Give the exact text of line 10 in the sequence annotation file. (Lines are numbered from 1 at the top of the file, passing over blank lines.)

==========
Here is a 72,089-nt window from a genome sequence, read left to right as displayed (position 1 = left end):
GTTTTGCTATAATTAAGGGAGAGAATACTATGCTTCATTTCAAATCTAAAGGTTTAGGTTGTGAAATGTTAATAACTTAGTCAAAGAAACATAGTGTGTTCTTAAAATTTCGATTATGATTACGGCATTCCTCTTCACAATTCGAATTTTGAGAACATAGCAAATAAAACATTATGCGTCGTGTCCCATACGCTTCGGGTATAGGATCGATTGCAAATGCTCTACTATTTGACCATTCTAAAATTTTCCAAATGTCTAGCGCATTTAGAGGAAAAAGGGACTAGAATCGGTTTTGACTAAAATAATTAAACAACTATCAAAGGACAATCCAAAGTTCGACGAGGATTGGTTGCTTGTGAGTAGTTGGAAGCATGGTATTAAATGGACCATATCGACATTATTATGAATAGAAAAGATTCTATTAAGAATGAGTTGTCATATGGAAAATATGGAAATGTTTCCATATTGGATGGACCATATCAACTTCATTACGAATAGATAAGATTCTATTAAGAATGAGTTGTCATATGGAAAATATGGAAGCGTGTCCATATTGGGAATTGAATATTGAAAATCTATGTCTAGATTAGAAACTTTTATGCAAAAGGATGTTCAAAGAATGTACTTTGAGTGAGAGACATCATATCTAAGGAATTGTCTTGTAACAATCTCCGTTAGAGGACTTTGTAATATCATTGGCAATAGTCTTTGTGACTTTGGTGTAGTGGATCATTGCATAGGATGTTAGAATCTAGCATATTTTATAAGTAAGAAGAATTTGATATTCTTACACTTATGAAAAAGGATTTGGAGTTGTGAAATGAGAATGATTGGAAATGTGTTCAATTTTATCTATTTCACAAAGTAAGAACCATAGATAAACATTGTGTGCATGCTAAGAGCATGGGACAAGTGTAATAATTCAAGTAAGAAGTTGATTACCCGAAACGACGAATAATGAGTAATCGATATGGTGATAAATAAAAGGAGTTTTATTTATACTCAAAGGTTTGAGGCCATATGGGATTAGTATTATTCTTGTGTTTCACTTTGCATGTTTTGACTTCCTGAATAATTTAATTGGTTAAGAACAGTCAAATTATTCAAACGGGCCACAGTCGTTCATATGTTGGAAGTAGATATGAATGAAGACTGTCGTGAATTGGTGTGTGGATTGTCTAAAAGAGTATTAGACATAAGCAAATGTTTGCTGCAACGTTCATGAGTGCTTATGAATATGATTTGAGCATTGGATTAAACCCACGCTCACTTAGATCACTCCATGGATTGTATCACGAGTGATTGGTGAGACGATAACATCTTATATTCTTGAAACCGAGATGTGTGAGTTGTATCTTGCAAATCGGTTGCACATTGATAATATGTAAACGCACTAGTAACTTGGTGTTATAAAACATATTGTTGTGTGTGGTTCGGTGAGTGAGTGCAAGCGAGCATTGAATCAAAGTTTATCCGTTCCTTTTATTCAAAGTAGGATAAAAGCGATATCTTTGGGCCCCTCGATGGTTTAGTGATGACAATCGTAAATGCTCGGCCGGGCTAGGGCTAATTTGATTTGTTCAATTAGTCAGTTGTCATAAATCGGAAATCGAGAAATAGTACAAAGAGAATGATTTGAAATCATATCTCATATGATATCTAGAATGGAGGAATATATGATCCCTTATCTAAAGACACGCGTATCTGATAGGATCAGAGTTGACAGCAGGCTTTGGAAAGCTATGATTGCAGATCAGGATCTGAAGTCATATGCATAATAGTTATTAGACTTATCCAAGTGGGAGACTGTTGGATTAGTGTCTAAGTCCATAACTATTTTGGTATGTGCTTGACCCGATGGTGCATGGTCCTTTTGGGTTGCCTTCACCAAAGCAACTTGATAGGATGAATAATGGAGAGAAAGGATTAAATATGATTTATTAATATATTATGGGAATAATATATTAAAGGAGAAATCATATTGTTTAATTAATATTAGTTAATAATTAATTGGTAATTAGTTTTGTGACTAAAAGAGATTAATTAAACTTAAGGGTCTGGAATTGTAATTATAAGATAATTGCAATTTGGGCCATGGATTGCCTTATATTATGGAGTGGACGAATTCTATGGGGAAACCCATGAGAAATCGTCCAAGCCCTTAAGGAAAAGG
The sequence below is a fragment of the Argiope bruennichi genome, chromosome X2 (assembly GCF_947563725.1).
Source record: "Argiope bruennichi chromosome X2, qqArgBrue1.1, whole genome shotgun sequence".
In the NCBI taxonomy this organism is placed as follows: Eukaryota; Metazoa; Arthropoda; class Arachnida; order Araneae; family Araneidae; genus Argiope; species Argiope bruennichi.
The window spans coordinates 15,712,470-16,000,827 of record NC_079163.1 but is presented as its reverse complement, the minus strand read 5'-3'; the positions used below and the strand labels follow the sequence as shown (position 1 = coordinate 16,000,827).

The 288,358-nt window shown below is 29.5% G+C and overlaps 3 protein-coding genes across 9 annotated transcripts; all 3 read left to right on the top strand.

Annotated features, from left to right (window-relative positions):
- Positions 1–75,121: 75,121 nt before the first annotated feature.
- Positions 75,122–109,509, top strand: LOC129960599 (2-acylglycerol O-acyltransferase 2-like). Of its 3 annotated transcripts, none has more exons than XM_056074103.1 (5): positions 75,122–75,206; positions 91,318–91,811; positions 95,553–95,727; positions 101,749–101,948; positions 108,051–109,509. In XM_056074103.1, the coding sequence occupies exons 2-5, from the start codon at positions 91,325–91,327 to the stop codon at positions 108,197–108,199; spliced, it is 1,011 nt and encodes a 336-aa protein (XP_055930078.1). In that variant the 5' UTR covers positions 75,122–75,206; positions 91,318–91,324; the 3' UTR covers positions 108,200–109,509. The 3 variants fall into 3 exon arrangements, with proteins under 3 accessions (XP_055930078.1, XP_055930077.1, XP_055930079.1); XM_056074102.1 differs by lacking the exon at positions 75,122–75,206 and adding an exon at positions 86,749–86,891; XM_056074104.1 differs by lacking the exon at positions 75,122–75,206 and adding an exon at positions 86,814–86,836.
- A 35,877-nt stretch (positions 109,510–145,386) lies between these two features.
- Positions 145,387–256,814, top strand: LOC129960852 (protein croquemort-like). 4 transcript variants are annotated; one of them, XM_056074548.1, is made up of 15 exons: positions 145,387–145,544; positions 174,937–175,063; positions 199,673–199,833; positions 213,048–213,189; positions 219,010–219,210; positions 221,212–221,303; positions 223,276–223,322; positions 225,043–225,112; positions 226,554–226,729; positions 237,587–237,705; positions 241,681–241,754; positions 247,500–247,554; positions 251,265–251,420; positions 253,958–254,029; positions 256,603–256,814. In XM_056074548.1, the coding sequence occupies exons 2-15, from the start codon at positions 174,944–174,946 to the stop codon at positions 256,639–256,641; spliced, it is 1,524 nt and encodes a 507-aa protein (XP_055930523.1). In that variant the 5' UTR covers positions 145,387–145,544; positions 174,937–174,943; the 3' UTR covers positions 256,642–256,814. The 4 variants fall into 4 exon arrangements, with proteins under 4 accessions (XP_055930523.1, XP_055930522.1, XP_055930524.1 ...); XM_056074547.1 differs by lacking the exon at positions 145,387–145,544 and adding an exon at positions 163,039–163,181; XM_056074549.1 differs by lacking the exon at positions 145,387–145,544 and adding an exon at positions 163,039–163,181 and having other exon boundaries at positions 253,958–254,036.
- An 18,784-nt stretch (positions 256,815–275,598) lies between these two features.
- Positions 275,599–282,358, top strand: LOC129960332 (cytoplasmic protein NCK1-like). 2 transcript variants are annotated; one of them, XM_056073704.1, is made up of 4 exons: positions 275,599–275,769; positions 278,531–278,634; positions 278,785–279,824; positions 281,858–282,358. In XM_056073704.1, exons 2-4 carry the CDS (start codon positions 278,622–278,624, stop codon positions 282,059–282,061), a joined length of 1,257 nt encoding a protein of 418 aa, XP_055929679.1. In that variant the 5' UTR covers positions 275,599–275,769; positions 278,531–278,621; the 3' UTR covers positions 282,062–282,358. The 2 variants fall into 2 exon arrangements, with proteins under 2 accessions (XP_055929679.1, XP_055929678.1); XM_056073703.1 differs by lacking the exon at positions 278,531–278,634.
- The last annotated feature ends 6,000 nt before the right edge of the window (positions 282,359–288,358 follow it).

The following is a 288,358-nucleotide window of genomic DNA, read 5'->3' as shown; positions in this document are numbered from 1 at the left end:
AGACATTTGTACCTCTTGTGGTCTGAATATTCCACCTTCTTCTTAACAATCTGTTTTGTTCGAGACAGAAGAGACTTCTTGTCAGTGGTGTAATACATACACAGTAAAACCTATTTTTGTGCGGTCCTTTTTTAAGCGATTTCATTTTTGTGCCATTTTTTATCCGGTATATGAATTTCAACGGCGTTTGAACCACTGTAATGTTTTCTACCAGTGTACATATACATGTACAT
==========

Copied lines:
- Positions 75,122–109,509, top strand: LOC129960599 (2-acylglycerol O-acyltransferase 2-like). Of its 3 annotated transcripts, none has more exons than XM_056074103.1 (5): positions 75,122–75,206; positions 91,318–91,811; positions 95,553–95,727; positions 101,749–101,948; positions 108,051–109,509. In XM_056074103.1, the coding sequence occupies exons 2-5, from the start codon at positions 91,325–91,327 to the stop codon at positions 108,197–108,199; spliced, it is 1,011 nt and encodes a 336-aa protein (XP_055930078.1). In that variant the 5' UTR covers positions 75,122–75,206; positions 91,318–91,324; the 3' UTR covers positions 108,200–109,509. The 3 variants fall into 3 exon arrangements, with proteins under 3 accessions (XP_055930078.1, XP_055930077.1, XP_055930079.1); XM_056074102.1 differs by lacking the exon at positions 75,122–75,206 and adding an exon at positions 86,749–86,891; XM_056074104.1 differs by lacking the exon at positions 75,122–75,206 and adding an exon at positions 86,814–86,836.